Wes Anderson’s first feature film, Bottle Rocket, was the little movie that could. It was shot on a shoestring, scorned by preview audiences, and — the biggest slap in the face for the young indie filmmakers — rejected by the Sundance Film Festival. Still, the quirky crime-caper comedy about three friends (Luke Wilson, Owen Wilson, and Robert Musgrave) planning small-time stickups earned a few dedicated fans and snuck onto the year-end ten-best lists of some critics. Not bad for a film in which one of the biggest laughs comes when the Wilson brothers, about to knock over a bookstore, attempt to disguise their faces with a strip of tape on the bridge of their noses. Now, 12 years after its initial release, Criterion has lovingly packaged Bottle Rocket in a two-disc set that includes deleted scenes, storyboards, a making-of featurette, the original black-and-white short made as a student project, and a commentary by Anderson and Owen Wilson. For longtime cheerleaders of the film, it’s a joy to rediscover the pleasures of Bottle Rocket in this sharp, vibrant transfer: Dignan’s stealthy signal (“ca-CAW! ca-CAW!”), the naive glee of planning the first robbery (“key ingredients: dynamite, pole vaulting, laughing gas, choppers”), the notebook filled with the 75-year-plan (“Step 1. Remain flexible. Step 2. Don’t be too derogatory.”), and the climax, which features one of the most earnestly bungled heists in movie history. What shines through most, however, is the way this movie lays the bedrock for Anderson’s career path (Rushmore, The Royal Tenenbaums, The Life Aquatic, The Darjeeling Limited), reminding us how the frames of his films are held together by the bonds of family, friendship, and sincerity.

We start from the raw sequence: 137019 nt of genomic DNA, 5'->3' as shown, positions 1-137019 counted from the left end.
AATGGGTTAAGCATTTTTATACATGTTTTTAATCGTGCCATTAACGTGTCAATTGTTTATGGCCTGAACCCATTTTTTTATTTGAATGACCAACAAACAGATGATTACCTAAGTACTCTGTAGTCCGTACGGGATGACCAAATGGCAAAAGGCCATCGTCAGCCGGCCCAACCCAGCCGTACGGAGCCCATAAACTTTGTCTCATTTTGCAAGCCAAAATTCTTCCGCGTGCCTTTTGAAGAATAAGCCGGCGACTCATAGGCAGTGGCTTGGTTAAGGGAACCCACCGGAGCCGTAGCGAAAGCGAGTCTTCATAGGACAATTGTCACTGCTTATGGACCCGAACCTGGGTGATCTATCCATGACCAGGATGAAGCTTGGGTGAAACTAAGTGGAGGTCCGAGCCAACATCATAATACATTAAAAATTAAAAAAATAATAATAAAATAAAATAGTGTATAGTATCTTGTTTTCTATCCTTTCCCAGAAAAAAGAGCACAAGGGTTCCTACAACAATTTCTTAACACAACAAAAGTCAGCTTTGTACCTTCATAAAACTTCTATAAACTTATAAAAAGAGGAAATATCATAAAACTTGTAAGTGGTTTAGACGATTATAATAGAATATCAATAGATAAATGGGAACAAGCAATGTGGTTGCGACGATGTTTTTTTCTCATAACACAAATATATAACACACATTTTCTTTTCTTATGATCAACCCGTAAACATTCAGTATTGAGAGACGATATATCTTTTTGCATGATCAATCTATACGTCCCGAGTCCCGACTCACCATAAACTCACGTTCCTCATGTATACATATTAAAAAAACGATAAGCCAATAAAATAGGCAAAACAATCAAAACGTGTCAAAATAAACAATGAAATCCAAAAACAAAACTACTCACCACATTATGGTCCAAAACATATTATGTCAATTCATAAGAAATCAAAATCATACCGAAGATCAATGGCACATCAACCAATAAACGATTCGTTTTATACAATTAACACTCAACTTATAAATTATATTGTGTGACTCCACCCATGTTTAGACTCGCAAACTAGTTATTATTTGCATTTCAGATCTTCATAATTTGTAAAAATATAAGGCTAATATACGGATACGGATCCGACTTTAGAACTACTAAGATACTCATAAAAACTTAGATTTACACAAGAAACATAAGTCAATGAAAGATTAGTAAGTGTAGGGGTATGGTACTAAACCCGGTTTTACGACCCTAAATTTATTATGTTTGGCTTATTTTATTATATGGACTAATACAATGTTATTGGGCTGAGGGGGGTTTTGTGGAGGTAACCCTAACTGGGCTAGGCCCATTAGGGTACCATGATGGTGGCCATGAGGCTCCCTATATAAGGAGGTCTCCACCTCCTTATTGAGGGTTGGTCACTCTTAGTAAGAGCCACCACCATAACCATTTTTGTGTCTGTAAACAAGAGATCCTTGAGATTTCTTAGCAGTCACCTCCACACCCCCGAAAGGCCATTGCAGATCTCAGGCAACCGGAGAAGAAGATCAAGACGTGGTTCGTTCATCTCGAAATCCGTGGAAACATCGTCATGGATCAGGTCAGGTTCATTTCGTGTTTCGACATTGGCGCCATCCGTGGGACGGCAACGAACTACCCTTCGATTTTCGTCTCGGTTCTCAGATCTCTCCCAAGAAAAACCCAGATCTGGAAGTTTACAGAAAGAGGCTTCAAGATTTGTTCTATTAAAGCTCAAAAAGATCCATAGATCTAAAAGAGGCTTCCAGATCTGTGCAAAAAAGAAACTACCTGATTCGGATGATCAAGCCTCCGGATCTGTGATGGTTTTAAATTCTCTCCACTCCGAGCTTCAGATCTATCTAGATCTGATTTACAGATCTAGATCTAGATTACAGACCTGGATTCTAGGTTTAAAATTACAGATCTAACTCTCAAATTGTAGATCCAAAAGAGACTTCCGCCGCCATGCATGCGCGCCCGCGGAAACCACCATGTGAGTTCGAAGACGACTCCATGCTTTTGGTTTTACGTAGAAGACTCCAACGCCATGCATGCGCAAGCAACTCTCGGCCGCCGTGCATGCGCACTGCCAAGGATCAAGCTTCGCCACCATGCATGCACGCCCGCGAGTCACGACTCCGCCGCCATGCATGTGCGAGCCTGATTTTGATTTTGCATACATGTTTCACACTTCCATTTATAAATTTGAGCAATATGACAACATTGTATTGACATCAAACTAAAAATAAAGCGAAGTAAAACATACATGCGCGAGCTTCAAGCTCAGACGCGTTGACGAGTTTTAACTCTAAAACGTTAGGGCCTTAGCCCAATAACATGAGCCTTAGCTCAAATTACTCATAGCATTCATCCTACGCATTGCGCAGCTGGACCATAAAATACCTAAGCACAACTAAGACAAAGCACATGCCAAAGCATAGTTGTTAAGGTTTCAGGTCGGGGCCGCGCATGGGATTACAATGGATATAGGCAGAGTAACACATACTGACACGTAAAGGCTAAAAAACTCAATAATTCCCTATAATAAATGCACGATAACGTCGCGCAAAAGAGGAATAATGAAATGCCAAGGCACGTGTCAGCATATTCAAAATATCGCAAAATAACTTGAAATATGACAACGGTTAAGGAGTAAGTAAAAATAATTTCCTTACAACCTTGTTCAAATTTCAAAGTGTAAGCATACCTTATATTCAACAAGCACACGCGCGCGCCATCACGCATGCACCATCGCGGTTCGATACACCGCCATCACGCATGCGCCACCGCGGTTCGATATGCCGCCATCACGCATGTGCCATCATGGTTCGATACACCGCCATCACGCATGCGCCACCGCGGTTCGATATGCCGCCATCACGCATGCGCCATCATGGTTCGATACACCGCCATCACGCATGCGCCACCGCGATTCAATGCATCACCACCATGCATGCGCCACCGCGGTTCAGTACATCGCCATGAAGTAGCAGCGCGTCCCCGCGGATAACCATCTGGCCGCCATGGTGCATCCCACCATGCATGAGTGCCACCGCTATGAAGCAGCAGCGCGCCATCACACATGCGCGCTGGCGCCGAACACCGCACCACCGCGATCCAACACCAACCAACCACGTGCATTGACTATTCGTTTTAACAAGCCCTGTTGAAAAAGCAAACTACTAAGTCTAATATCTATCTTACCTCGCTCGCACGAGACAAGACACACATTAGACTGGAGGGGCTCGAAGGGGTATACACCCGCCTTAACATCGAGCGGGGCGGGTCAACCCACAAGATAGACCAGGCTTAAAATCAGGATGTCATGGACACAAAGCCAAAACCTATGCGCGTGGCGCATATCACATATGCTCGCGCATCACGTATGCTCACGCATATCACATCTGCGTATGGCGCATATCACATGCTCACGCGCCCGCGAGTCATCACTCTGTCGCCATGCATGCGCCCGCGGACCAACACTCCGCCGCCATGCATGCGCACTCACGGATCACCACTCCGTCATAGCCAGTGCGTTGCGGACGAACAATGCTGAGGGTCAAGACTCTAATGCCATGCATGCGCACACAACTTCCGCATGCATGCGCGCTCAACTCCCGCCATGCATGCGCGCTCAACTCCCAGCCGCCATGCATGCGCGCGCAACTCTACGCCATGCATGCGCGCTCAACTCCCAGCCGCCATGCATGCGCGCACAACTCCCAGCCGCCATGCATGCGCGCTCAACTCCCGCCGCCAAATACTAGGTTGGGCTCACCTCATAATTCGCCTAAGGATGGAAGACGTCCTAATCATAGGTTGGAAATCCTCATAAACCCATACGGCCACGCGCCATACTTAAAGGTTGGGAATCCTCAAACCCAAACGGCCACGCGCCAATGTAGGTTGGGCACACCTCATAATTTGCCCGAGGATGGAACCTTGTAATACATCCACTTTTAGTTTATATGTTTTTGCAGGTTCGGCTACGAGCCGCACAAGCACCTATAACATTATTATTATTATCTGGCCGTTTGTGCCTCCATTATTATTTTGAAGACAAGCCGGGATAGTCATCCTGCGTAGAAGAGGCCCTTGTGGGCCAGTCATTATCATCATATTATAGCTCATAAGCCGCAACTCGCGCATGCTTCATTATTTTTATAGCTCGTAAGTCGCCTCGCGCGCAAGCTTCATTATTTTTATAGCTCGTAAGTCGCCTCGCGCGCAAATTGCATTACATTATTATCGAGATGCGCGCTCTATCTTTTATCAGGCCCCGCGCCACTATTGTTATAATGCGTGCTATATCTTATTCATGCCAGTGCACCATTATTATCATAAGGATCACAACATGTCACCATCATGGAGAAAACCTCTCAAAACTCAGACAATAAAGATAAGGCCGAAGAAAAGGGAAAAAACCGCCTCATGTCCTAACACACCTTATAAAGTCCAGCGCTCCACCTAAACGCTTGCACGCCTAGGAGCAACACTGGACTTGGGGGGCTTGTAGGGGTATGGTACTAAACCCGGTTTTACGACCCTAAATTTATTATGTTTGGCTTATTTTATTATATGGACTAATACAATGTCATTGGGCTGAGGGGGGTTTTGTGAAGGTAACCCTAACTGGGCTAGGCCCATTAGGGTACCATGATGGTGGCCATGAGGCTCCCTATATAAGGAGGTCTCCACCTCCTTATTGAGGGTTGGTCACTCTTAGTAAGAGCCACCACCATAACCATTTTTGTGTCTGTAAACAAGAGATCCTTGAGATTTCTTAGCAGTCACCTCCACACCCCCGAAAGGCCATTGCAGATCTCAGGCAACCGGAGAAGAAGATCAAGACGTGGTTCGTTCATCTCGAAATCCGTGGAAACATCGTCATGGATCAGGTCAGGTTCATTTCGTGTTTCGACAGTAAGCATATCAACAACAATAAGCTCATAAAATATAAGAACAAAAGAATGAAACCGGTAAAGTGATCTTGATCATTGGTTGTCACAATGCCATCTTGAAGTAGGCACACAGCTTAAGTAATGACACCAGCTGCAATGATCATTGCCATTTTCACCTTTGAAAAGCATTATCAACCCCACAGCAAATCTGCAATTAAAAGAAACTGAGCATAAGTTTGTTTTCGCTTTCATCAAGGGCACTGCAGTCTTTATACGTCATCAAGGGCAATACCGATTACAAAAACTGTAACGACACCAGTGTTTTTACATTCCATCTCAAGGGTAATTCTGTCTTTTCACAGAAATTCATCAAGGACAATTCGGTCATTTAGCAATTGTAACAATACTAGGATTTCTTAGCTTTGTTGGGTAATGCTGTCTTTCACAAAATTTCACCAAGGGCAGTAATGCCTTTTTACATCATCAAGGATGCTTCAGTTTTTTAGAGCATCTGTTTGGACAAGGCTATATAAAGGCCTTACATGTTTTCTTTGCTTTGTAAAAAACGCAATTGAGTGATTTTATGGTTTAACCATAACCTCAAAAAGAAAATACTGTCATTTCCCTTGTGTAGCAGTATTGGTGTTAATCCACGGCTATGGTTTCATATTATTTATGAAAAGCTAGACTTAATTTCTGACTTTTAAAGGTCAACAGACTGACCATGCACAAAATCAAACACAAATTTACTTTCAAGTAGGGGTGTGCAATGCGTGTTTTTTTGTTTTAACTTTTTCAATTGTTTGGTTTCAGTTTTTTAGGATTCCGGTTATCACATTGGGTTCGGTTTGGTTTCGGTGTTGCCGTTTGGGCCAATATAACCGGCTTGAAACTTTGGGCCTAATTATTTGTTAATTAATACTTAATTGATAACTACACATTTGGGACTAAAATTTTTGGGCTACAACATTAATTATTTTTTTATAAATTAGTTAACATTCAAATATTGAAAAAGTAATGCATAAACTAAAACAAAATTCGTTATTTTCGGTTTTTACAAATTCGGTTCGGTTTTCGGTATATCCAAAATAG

About the Author
David Abrams’ debut novel about the Iraq War, Fobbit, was named a New York Times Notable Book of 2012 and a Best Book of 2012 by Barnes and Noble. It was also featured as part of B&N's Discover Great New Writers program. His short stories have been nominated for the Pushcart Prize and have appeared in Esquire, Narrative, Glimmer Train Stories, The Missouri Review, and many other places. He regularly blogs about the literary life at The Quivering Pen.